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  1. Bouamor, Houda ; Pino, Juan ; Bali, Kalika (Ed.)
    Cross-encoder models, which jointly encode and score a query-item pair, are prohibitively expensive for direct k-nearest neighbor (k-NN) search. Consequently, k-NN search typically employs a fast approximate retrieval (e.g. using BM25 or dual-encoder vectors), followed by reranking with a cross-encoder; however, the retrieval approximation often has detrimental recall regret. This problem is tackled by ANNCUR (Yadav et al., 2022), a recent work that employs a cross-encoder only, making search efficient using a relatively small number of anchor items, and a CUR matrix factorization. While ANNCUR’s one-time selection of anchors tends to approximate the cross-encoder distances on average, doing so forfeits the capacity to accurately estimate distances to items near the query, leading to regret in the crucial end-task: recall of top-k items. In this paper, we propose ADACUR, a method that adaptively, iteratively, and efficiently minimizes the approximation error for the practically important top-k neighbors. It does so by iteratively performing k-NN search using the anchors available so far, then adding these retrieved nearest neighbors to the anchor set for the next round. Empirically, on multiple datasets, in comparison to previous traditional and state-of-the-art methods such as ANNCUR and dual-encoder-based retrieve-and-rerank, our proposed approach ADACUR consistently reduces recall error—by up to 70% on the important k = 1 setting—while using no more compute than its competitors.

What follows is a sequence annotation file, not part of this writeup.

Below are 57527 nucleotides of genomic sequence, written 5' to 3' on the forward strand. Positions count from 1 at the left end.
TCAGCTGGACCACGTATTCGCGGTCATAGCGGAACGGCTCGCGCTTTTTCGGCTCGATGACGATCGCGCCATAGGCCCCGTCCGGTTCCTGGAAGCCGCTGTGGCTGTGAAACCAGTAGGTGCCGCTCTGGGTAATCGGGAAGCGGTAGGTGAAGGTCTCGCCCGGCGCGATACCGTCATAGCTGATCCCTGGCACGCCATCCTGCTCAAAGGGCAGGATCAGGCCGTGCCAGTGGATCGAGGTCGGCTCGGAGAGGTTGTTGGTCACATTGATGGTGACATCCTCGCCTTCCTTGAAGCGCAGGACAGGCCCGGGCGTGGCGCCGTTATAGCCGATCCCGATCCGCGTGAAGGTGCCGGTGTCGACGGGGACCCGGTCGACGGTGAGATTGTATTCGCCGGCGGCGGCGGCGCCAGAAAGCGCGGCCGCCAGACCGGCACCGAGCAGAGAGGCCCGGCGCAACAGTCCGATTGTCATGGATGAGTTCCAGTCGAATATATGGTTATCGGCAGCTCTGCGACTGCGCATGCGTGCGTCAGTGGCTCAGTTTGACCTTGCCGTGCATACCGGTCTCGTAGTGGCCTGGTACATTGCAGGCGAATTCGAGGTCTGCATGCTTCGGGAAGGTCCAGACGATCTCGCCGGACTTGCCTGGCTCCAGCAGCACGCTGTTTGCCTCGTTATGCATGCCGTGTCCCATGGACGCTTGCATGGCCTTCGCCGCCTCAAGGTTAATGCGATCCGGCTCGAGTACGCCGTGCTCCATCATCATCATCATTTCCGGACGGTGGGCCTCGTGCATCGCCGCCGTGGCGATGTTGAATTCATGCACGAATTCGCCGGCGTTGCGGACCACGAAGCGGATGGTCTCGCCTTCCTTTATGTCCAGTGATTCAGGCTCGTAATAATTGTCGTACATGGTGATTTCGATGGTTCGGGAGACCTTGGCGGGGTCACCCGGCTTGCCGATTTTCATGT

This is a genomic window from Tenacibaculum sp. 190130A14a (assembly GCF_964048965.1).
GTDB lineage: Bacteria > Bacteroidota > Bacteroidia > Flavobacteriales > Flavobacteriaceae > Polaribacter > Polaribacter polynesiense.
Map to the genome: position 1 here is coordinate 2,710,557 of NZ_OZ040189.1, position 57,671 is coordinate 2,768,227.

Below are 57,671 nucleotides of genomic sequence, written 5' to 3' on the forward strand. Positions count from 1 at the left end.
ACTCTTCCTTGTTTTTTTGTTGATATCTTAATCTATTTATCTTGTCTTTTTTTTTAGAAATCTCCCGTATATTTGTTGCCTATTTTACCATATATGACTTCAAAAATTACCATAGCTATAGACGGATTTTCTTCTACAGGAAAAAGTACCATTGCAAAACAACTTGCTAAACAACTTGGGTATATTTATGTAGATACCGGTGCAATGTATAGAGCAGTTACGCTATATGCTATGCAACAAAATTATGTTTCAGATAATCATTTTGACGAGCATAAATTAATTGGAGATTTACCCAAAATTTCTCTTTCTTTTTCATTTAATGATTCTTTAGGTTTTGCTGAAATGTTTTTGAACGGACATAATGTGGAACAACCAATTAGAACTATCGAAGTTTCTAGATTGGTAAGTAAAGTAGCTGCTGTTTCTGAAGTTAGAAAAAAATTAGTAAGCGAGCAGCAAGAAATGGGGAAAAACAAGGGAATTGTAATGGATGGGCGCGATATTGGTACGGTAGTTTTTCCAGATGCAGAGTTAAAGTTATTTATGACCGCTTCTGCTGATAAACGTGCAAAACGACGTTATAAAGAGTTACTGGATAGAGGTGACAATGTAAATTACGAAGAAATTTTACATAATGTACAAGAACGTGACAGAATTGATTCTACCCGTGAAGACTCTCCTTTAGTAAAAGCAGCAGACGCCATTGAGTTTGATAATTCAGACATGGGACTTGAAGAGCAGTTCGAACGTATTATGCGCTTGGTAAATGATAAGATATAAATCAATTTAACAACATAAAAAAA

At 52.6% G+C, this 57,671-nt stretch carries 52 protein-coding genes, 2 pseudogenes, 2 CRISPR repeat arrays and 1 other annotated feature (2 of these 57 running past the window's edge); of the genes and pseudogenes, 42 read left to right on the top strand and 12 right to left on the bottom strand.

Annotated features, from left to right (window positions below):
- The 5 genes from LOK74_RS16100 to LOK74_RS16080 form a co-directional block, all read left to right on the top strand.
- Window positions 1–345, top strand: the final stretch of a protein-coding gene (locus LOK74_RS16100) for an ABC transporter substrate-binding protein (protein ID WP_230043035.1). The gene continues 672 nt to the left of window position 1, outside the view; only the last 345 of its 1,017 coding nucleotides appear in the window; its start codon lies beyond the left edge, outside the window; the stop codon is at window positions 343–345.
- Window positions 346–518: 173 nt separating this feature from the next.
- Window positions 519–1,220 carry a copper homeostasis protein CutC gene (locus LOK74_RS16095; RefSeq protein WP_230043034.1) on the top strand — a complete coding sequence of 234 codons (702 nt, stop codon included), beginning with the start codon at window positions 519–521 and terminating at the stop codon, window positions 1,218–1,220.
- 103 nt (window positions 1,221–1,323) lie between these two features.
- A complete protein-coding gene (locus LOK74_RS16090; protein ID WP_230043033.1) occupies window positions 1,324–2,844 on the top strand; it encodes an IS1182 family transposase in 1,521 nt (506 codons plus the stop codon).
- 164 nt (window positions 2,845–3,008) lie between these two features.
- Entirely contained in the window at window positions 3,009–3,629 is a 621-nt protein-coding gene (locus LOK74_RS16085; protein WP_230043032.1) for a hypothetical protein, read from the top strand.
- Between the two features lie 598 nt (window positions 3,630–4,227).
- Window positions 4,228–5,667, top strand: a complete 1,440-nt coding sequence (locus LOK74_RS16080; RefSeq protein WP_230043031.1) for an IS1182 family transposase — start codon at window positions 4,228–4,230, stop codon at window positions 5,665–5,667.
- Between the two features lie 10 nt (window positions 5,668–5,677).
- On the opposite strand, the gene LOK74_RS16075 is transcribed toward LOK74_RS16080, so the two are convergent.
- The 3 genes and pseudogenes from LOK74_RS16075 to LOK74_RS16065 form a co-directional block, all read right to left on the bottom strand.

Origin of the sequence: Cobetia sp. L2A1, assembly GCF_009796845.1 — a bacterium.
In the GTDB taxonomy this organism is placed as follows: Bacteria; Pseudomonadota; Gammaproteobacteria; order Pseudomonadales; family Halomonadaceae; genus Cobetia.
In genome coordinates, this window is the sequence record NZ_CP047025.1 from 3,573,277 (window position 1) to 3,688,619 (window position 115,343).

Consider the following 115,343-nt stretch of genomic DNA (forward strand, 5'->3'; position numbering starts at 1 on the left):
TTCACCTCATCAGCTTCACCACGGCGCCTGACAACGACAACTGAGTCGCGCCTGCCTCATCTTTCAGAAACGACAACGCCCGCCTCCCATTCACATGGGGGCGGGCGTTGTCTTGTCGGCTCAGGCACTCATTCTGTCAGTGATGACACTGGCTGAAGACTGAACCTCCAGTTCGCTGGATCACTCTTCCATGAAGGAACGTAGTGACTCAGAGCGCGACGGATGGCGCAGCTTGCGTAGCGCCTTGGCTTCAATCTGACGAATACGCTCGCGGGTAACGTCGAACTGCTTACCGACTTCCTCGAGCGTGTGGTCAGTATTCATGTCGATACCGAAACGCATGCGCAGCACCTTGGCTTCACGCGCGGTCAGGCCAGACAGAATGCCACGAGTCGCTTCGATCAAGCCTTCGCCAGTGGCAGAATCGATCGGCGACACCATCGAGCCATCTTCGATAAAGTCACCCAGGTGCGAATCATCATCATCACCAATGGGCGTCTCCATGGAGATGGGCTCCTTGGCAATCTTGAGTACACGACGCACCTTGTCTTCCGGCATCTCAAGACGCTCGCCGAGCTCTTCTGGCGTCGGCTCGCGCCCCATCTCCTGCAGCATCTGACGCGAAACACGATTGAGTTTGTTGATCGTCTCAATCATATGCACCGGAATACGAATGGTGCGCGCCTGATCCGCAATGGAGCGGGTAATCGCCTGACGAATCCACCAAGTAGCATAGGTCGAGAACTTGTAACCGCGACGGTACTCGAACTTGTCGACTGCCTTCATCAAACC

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    Free, publicly-accessible full text available December 1, 2024
  2. Efficient k-nearest neighbor search is a fundamental task, foundational for many problems in NLP. When the similarity is measured by dot-product between dual-encoder vectors or L2-distance, there already exist many scalable and efficient search methods. But not so when similarity is measured by more accurate and expensive black-box neural similarity models, such as cross-encoders, which jointly encode the query and candidate neighbor. The cross-encoders’ high computational cost typically limits their use to reranking candidates retrieved by a cheaper model, such as dual encoder or TF-IDF. However, the accuracy of such a two-stage approach is upper-bounded by the recall of the initial candidate set, and potentially requires additional training to align the auxiliary retrieval model with the cross-encoder model. In this paper, we present an approach that avoids the use of a dual-encoder for retrieval, relying solely on the cross-encoder. Retrieval is made efficient with CUR decomposition, a matrix decomposition approach that approximates all pairwise cross-encoder distances from a small subset of rows and columns of the distance matrix. Indexing items using our approach is computationally cheaper than training an auxiliary dual-encoder model through distillation. Empirically, for k > 10, our approach provides test-time recall-vs-computational cost trade-offs superior to the current widely-used methods that re-rank items retrieved using a dual-encoder or TF-IDF. 
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  3. We consider the problem of clustering with user feedback. Existing methods express constraints about the input data points, most commonly through must-link and cannot-link constraints on data point pairs. In this paper, we introduce existential cluster constraints: a new form of feedback where users indicate the features of desired clusters. Specifically, users make statements about the existence of a cluster having (and not having) particular features. Our approach has multiple advantages: (1) constraints on clusters can express user intent more efficiently than point pairs; (2) in cases where the users’ mental model is of the desired clusters, it is more natural for users to express cluster-wise preferences; (3) it functions even when privacy restrictions prohibit users from seeing raw data. In addition to introducing existential cluster constraints, we provide an inference algorithm for incorporating our constraints into the output clustering. Finally, we demonstrate empirically that our proposed framework facilitates more accurate clustering with dramatically fewer user feedback inputs.